Several of my research projects have involved collecting priors from policymakers, practitioners and researchers (e.g. this and this). I think that collecting priors is quite important and undervalued in economics.
They have several uses:
1) They can help you prioritize outcomes or tweak other features of your design
If you know that there is more disagreement as to whether an intervention will affect a certain set of outcomes, you can focus your attention on that set of outcomes. This can help maximize learning and hopefully ensure your work is widely cited.
2) They help you avoid the problem that, regardless of what results you find, people say they knew it already
Have you ever done a study and then had people say they knew the results already, when you’re pretty sure they didn’t? It would be really nice to avoid this situation and keep your research from being overly discounted.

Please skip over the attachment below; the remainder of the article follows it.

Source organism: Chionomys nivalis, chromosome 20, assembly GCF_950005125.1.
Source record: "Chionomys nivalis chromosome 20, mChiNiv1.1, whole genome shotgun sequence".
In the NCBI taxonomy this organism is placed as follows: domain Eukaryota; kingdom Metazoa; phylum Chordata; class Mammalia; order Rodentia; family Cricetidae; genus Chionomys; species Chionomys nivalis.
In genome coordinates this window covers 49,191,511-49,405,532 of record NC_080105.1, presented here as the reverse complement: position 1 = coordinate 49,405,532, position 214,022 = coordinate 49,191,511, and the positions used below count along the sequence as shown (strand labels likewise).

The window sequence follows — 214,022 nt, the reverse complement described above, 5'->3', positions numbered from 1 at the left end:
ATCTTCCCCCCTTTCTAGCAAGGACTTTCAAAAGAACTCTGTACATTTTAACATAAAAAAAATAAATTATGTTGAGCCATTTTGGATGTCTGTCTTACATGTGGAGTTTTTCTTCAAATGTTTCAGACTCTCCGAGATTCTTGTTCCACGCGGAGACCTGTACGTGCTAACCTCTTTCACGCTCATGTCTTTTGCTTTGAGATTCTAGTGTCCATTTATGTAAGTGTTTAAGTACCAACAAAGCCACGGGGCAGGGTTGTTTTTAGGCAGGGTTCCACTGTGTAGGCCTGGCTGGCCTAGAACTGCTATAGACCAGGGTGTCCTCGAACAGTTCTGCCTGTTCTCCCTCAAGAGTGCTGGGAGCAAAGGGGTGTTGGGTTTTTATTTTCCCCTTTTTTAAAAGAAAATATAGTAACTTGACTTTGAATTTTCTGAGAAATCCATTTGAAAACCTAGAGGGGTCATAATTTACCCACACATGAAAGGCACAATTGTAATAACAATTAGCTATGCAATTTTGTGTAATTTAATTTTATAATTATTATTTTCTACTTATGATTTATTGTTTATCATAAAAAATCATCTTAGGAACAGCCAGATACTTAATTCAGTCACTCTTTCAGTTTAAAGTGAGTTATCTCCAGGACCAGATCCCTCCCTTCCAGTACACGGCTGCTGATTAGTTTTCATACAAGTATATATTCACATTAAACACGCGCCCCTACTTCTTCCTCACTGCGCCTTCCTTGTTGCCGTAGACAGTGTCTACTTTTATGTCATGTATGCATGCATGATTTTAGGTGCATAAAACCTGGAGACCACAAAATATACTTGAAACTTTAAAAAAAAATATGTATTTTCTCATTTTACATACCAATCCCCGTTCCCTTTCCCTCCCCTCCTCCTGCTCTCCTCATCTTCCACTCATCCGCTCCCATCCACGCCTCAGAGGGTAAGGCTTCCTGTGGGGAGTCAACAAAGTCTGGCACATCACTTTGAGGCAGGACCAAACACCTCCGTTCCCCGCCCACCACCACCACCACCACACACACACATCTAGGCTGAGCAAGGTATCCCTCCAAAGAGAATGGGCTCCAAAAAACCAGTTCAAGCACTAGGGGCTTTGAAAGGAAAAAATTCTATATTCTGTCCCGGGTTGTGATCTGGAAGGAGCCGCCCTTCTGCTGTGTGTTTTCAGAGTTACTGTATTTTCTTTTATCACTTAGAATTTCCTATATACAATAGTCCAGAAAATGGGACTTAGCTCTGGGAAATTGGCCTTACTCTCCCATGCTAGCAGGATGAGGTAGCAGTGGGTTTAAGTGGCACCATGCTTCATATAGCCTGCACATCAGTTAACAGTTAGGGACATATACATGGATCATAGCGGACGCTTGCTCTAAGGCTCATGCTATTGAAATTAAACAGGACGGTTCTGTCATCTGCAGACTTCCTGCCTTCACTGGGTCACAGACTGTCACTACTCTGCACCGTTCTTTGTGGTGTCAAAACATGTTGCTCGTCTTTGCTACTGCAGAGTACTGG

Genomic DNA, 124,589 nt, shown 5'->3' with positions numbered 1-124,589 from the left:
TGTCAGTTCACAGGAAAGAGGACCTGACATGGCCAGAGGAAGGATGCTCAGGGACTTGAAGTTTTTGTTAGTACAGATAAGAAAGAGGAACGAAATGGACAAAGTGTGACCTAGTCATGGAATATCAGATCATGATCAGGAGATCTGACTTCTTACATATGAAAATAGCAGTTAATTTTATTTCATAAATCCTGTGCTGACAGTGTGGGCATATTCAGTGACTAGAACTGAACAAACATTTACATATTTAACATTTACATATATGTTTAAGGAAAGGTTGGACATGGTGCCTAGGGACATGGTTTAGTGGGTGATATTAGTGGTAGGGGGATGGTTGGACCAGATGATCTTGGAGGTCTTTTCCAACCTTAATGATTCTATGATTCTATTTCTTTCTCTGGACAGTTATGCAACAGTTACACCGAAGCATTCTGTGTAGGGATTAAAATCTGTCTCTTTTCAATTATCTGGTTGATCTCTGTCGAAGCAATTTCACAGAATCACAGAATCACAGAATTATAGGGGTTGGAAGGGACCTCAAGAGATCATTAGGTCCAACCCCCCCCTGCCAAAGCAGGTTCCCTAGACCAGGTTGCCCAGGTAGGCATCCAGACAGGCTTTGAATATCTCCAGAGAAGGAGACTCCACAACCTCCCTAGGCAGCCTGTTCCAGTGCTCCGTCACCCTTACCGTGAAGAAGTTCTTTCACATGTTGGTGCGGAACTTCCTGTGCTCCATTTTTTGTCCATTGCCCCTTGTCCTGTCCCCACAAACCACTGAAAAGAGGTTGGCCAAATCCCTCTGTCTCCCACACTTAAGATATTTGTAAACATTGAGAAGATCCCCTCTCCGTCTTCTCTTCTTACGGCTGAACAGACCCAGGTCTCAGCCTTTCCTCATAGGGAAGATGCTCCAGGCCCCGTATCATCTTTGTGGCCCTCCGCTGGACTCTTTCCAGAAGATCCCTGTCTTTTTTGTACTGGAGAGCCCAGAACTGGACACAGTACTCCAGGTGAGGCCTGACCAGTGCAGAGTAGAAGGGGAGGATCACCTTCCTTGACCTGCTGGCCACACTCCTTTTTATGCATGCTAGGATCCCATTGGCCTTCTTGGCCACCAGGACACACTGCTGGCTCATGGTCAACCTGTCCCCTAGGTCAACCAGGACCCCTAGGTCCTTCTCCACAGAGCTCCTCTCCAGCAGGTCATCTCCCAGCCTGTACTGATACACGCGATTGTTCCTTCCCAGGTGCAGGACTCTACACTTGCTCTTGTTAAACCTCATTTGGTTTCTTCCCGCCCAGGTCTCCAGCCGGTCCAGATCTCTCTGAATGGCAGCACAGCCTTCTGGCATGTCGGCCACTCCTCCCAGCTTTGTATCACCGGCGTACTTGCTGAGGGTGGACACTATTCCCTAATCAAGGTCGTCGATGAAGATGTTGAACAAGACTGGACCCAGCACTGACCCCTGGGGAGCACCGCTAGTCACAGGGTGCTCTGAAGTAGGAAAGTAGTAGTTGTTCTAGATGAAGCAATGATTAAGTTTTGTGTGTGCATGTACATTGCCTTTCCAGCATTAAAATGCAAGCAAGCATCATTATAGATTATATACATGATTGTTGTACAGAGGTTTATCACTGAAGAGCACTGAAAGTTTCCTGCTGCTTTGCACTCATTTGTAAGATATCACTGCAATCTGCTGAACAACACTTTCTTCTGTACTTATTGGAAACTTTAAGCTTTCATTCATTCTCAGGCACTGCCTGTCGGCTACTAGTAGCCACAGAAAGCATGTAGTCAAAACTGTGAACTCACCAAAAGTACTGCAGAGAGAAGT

3) They enable learning about updating
If you collect priors, you can also collect posteriors and start to say something about how people interpret evidence and what behavioural biases a group of people might have, as in my paper with Aidan Coville on how policymakers, practitioners and researchers update.
4) They can make null results more interesting
Researchers currently aren’t given much credit for null results, a problem that can lead to specification searching. However, if we know a priori that some null results were completely unexpected, they become more interesting and informative.
For all these reasons, I am happy to say that due to a SSMART-funded project, which gathered priors from researchers and policymakers on their priors regarding the size of various interventions’ impacts, the World Bank’s Development Impact Evaluation group (DIME) is now capturing priors across their portfolio of impact evaluations through their monitoring system. This should lead to a large corpus of priors that can be very helpful in the future.
What do you think? Have you heard of any other interesting work eliciting priors?